Mazda unveils the pretty pickup truck

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Mazda BT-50
Mazda's new BT-50 mid-size pickup truck has Isuzu underpinning but Kodo design and new turbo-diesel power plant | Mazda Australia photos

Praised for its styling by seemingly everyone from Car and Driver to tech-website NewAtlas.com, Mazda has taken the wraps off its new BT-50 pickup truck.

The mid-size pickup won’t be offered by U.S. Mazda dealers. When it goes into production this summer, it is destined only for Southeast Asia, Australia, New Zealand, the Middle East, Africa, and Central and South America. But wait a quarter-century for the 25-year rule to kick in and you might be able to import one to display at a Future Collector Car Show in the late 2040s.

Truck will be available in 2×4 and 4×4 drivetrains and with 6-speed manual or automatic transmissions

Although the truck is based on the Isuzu D-Max pickup (previous versions used Ford Ranger underpinnings), the new BT-50 gets styling that uses Mazda’s Kodo (Soul of Motion) design language, also shared by the CX-5 and CX-9 crossovers, and a new 3.0-liter turbo-diesel 4-cylinder engine rated at 188 horsepower but 332 pound-feet of torque.

Car and Driver notes the 7,700 pounds of towing capacity and nearly 2,350 pounds of in-the-bed payload are better than vehicles such as the Chevrolet Colorado, Ford Ranger or Toyota Tacoma.

New Atlas says the new BT-50 “might be the prettiest pickup truck on road or trail.” 

“Call it the antithesis of the Tesla Cybertruck,” it adds.

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Interior features a 9-inch touchscreen on the dashboard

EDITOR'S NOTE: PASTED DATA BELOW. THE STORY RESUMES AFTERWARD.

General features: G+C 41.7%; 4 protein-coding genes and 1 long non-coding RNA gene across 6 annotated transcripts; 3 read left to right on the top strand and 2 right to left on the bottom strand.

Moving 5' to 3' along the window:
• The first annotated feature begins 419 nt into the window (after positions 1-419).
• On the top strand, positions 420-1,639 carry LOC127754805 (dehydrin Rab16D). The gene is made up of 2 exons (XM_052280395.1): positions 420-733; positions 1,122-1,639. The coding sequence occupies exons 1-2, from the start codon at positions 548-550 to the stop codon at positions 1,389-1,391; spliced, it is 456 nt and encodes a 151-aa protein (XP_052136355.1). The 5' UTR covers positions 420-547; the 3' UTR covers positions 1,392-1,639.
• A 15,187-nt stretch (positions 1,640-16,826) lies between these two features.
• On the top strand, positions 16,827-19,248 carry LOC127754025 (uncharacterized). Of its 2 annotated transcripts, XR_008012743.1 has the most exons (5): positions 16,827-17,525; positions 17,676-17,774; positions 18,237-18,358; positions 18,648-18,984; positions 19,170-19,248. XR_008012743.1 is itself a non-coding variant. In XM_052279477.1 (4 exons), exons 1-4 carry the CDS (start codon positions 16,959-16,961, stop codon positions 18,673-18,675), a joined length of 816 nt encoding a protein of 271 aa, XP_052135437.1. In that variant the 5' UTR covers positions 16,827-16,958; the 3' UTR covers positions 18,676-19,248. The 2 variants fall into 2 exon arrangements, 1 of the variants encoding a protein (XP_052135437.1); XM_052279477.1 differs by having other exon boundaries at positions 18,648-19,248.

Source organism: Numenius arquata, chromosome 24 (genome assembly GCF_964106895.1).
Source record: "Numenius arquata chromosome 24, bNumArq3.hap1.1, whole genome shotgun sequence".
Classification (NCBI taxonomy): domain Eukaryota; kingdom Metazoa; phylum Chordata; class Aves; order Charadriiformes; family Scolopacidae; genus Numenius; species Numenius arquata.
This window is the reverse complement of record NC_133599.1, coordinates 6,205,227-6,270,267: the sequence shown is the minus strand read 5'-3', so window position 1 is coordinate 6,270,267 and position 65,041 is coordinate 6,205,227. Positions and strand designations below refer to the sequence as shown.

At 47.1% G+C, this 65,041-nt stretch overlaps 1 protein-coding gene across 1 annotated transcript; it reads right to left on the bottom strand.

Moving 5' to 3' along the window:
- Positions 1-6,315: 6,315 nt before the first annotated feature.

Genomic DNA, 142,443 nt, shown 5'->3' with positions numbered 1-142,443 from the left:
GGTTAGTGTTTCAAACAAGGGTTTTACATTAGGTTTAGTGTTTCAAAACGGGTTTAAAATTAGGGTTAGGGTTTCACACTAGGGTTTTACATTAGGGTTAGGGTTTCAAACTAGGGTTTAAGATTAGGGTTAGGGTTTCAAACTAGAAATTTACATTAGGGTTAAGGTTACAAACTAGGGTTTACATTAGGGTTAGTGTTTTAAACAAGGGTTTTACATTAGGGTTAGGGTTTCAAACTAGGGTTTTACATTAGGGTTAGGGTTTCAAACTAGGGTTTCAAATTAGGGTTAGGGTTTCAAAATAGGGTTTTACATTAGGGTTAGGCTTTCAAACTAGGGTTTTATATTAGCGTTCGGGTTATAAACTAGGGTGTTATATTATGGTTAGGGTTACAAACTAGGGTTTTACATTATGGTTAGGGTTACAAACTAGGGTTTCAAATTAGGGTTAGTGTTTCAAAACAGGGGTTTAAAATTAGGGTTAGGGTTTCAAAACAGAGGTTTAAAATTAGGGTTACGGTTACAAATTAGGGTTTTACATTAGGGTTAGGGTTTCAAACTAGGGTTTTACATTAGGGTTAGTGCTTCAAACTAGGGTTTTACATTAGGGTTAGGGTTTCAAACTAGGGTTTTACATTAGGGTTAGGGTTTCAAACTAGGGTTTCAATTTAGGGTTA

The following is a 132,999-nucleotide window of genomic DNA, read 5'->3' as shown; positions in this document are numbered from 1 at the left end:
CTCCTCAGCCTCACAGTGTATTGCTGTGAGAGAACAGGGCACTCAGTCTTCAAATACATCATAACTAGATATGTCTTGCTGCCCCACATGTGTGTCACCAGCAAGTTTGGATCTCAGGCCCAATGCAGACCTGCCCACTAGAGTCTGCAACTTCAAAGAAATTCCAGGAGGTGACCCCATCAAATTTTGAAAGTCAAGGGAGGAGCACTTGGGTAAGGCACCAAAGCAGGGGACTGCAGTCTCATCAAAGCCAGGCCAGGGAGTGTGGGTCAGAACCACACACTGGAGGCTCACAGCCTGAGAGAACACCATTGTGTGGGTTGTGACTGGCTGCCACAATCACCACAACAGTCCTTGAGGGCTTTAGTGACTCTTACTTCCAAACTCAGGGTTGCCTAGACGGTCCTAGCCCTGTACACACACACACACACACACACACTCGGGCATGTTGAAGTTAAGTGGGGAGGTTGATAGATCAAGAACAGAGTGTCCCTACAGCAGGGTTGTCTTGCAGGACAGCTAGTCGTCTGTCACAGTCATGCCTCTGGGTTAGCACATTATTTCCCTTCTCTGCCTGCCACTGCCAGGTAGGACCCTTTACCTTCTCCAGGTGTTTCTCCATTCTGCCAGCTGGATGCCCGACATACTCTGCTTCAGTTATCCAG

“No one would accuse the Isuzu D-Max of being the most attractive pickup truck in the world (or near-empty parking lot), and yet Mazda takes that very truck and gives it the effortlessly smooth looks for which it’s known,” New Atlas notes. 

“That may or may not be a good thing depending on your truck preferences, and the first BT-50 owners are almost sure to take a ribbing over their purty, crossover-faced truck the first time they pull into the job site. But those doing the ribbing will likely be boiling with envy inside, especially if they happen to be driving a D-Max home.”

Also envious could be American owners of the various mid-size pickups available in their home market.

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A former daily newspaper sports editor, Larry Edsall spent a dozen years as an editor at AutoWeek magazine before making the transition to writing for the web and becoming the author of more than 15 automotive books. In addition to being founding editor at ClassicCars.com, Larry has written for The New York Times and The Detroit News and was an adjunct honors professor at the Walter Cronkite School of Journalism and Mass Communication at Arizona State University.

4 COMMENTS

  1. Naturally it won’t be coming to the US. I think it’s time for Mazda to fire all the people who don’t think it should come here.

  2. If this Mazda is rated as highly as their CX 9 & CX 5 they are silly mt to bring it to the US Market.
    Price wise I wonder how t will compare to the Ranger, Honda, Chevy, Jeep, and the resurrected Bronco thats coming out.

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